Waterfall

Agile vs. Hybrid Approaches – Which Will Stay On Top

Agile-vs-hybridLast week I introduced you to the hybrid WaterScrumFall model that merges the Waterfall and Scrum practices in order to create a happy medium of both worlds. While it is not the likeliest of merges, many companies out there find it to be a viable option for their situation and happily use it. However, there are also those that claim this model is ineffective and faulty therefore this week I want to dive into their side of the story.

According to a recent study by TechBeacon, Agile projects are more successful than hybrid ones. This is a bold statement to be made, especially when keeping in mind that most companies deal with different processes, situations and in general are very diverse. However, the study focused on development and IT professionals show substantial results in favor of Agile.

Amongst the interviewed companies, both Agile and hybrid approaches are widely used as project management practices. The difference between their numbers is not really significant Agile taking the first and Hybrid approaches the second place. Where a difference does come in though is the satisfaction level. Agile users are generally happy with the project outcomes all around, while the hybrid users seem to have issues with six important metrics – Quality and performance, Time to market, Speed of delivery, Scope, Security & Cost and use of resources.

All of these metrics show over 50% or 60% success rate with Agile practices and only around 30% success rate with hybrid methods. So while WaterScrumFall seems to be great on paper, does it fail in reality?

Where the hybrid fails

We can easily find the answer to this question, by actually looking at the metrics themselves.

  • Quality and performance talks about product that fits the client requirements and is produced effectively. Agile practices with their iterative approach and work organized around the product are built for this. The hybrid method on the other hand keeps the design first, build later attitude and can fail to reach that changing expectations of the client.
  • Time to market is also much shorter with Agile not only due to design on the go, but also because the practice focuses on the minimum viable product and can release it much sooner.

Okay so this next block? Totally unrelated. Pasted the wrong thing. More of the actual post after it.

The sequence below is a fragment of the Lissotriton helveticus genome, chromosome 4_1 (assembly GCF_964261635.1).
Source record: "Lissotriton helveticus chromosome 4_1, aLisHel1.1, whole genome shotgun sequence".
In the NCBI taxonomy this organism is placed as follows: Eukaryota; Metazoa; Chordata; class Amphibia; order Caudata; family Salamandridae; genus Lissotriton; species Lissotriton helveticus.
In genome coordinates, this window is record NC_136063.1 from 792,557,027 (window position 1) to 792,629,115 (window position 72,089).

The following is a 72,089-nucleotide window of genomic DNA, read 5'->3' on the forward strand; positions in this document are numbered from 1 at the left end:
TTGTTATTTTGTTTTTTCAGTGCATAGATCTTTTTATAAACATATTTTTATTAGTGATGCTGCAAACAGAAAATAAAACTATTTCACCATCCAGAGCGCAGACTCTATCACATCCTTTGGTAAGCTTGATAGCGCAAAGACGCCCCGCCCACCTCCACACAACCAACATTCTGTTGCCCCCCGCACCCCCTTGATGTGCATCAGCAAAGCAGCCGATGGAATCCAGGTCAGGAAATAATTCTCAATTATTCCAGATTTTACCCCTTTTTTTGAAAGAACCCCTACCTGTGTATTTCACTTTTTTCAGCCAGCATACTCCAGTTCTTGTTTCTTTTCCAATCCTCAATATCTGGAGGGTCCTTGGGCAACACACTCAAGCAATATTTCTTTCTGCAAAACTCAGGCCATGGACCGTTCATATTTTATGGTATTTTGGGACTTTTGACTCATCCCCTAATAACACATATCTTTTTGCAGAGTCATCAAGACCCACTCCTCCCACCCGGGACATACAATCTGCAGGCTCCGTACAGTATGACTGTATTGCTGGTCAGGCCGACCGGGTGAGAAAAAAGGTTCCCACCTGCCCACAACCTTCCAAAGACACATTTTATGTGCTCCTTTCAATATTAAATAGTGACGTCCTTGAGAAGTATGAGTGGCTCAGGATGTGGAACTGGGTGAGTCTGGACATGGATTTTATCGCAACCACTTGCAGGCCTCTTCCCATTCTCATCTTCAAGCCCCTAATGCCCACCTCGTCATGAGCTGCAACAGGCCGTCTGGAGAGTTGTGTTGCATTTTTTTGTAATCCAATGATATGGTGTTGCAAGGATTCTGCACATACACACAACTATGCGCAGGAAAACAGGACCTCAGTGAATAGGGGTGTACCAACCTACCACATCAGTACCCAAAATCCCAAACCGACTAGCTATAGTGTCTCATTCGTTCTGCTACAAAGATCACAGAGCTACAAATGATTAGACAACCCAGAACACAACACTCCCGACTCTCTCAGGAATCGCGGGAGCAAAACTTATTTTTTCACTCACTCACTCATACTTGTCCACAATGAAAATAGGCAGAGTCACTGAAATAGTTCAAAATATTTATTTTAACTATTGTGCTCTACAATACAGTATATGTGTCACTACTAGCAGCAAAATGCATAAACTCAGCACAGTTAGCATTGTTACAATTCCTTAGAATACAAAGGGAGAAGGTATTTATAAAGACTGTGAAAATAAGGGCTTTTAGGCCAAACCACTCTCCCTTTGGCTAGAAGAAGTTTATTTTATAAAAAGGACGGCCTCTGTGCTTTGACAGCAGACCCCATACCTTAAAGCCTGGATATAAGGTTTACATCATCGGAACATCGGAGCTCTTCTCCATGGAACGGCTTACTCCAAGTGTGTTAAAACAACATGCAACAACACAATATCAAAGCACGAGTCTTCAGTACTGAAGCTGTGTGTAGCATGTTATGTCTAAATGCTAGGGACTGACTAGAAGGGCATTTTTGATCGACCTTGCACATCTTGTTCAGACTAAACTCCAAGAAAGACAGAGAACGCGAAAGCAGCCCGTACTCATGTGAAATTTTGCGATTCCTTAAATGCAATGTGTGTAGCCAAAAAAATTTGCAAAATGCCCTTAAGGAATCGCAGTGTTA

• Speed of delivery is much simpler to achieve with Agile. While both methods hold review meetings with clients, hybrid teams’ product is not yet tested and not ready to be used contrary to Agile teams’.
  • Scope. By keeping with the waterfall planning approach, hybrid methods lose the ability to plan on the go and thus may miss some of the client requirements that may have been miscommunicated at the beginning or only arose during the course of the project.
  • While Security satisfaction rate reaches 45% with hybrid and just under 60% with Agile users, this is still a significant difference. Which could be explained by the more control Agile projects have during the course of the product creation compared to the hybrid approach.
  • Lastly, the Cost and use of resources is undoubtedly lower when everything is planned on the go, according to the projects needs instead of preplanning and blindly following the course.

 

Which to choose?

So while WaterScrumFall aims to merge the best of both worlds it still falls short in comparison to pure Agile methods. In the midst of two different approaches merging and mixing, it is hard to keep track of all the processes and ensure that the most effective path prevails. Nonetheless, for cases where pure Agile adoption is not a viable solution, it may be a better choice to choose a hybrid instead of not innovating at all.

 

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Lithuanian Startups on Project Management

After looking into how Lithuanian startups use Agile practices, we were intrigued and decided to dig a little deeper. So we went out again and asked startups what project management practices they know, use and why. The results are presented below in our brand new infographic.

Enjoy and share your experiences with us!

Startup-infographic5

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5 Reasons to Adopt Agile in Your Company

The concept of agile is not a new one. Its origins come from the 1990s, but some organizations still have not adopted agile despite its many inherent benefits. Agile believes in the faster adaptation and iterative life cycle, and brings the beauty of constant refinement of the goals, requirements and solutions during the development process.